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Teaching and learning threshold concepts in radiation physics for professional practice
Hudson, Lizel Sandra Ann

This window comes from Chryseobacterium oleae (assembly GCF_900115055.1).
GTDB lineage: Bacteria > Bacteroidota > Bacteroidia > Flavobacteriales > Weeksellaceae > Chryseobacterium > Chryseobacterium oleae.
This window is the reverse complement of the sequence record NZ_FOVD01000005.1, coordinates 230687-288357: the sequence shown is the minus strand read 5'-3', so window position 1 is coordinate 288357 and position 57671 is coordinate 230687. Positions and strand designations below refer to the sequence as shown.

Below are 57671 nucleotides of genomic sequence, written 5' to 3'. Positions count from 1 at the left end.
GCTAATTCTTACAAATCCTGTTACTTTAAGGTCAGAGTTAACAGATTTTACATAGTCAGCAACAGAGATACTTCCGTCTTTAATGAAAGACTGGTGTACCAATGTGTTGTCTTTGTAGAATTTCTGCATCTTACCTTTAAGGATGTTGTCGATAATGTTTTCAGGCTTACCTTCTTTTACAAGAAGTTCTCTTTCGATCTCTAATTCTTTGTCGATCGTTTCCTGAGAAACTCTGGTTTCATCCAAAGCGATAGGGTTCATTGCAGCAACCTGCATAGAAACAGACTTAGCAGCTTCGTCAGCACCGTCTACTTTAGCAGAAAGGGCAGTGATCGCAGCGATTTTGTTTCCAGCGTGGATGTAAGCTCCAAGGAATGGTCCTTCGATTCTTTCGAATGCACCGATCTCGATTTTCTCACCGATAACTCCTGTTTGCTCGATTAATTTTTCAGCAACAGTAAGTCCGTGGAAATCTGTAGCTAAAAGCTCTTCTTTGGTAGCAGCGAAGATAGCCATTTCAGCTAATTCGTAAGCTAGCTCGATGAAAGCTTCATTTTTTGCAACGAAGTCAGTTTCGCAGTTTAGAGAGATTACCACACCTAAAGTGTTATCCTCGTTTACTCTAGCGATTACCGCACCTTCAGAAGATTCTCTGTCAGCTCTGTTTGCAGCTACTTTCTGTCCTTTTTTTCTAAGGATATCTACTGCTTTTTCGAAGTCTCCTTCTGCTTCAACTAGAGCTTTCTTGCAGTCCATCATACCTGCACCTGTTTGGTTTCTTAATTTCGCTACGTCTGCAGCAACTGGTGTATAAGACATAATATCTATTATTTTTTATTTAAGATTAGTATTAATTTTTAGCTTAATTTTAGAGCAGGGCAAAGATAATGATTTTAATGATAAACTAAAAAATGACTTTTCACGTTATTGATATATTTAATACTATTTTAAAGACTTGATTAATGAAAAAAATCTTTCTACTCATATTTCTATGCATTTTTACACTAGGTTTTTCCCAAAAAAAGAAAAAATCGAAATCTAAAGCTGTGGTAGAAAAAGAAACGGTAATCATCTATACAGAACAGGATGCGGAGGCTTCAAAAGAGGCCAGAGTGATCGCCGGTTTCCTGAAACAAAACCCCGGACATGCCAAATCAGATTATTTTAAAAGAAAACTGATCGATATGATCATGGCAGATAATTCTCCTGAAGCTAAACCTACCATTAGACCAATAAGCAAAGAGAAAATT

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Radiation therapy has undergone significant changes with regard to new medical imaging technologies, including computerised tomography (CT) and magnetic resonance imaging (MRI). Practitioners now have access to technologies that provide anatomical information in an infinite selection of views. Earlier advances in three-dimensional conformal radiation therapy (3D-CRT) allowed for the site of treatment to be accurately located. Intensity modulated radiotherapy (IMRT) enabled practitioners to accurately focus the ionising radiation beam, while modulating the intensity of the dose being administered. Currently, using image-guided radiotherapy (IGRT) methods, radiation therapists can track the effectiveness of treatment in real-time to provide better protection for the organs and tissue that are not targeted for treatment. The changes described above have fundamentally changed radiation therapy practice, and thus have implications for the training of radiation therapists. This thesis argues that without a deep understanding of the science underpinning the advancements in radiation therapy techniques, practitioners will be unlikely to achieve the necessary level of accuracy and consistency in treatment. Radiation physics concepts, such as sources and types of ionising radiation, ionisation, the isocentre and the Inverse Square Law underpin competent and safe practice. Threshold concepts, such as those listed above, have been identified as concepts that pose difficulty to students due to its complexity and the increased levels of cognitive challenge required to master a threshold concept. In applied disciplines, such as radiation physics, threshold concepts are strongly associated with competent practice. This study focused on the first year radiation physics curriculum and addressed the overarching research question: What is the relationship between threshold concepts in the radiation physics curriculum and radiation therapy practice? The study was guided by a translation device that combined two conceptual frameworks namely the Threshold Concept Framework and Legitimation Code Theory’s (LCT) Semantics dimension. LCT is a knowledge base theory that explains the complexity of knowledge structures. The Semantics dimension provided an explanation of the difficulty of concepts and proposed five pedagogies for the cumulative learning of complex concepts. A case study research design and methodology guided the research process. Data for the study comprised curriculum documents, and semi structured focus group and individual interviews with students, academic staff and clinical educators. The data were analysed using a translation device to show the semantic profile of curriculum documents, pedagogies and participants’ different understandings of the threshold concepts in radiation physics. The study found that threshold concepts in radiation physics underpin competent and safe practice. An external language of description was developed to identify the characteristics of threshold concepts. A virtual clinical environment was proposed as one of the pedagogies to aid mastering of threshold concepts through visualisation of the unseen by facilitating students’ understanding of threshold concepts for competent and safe radiation therapy practice. The study showed that students’ mastery of threshold concepts in radiation physics is critical for practice.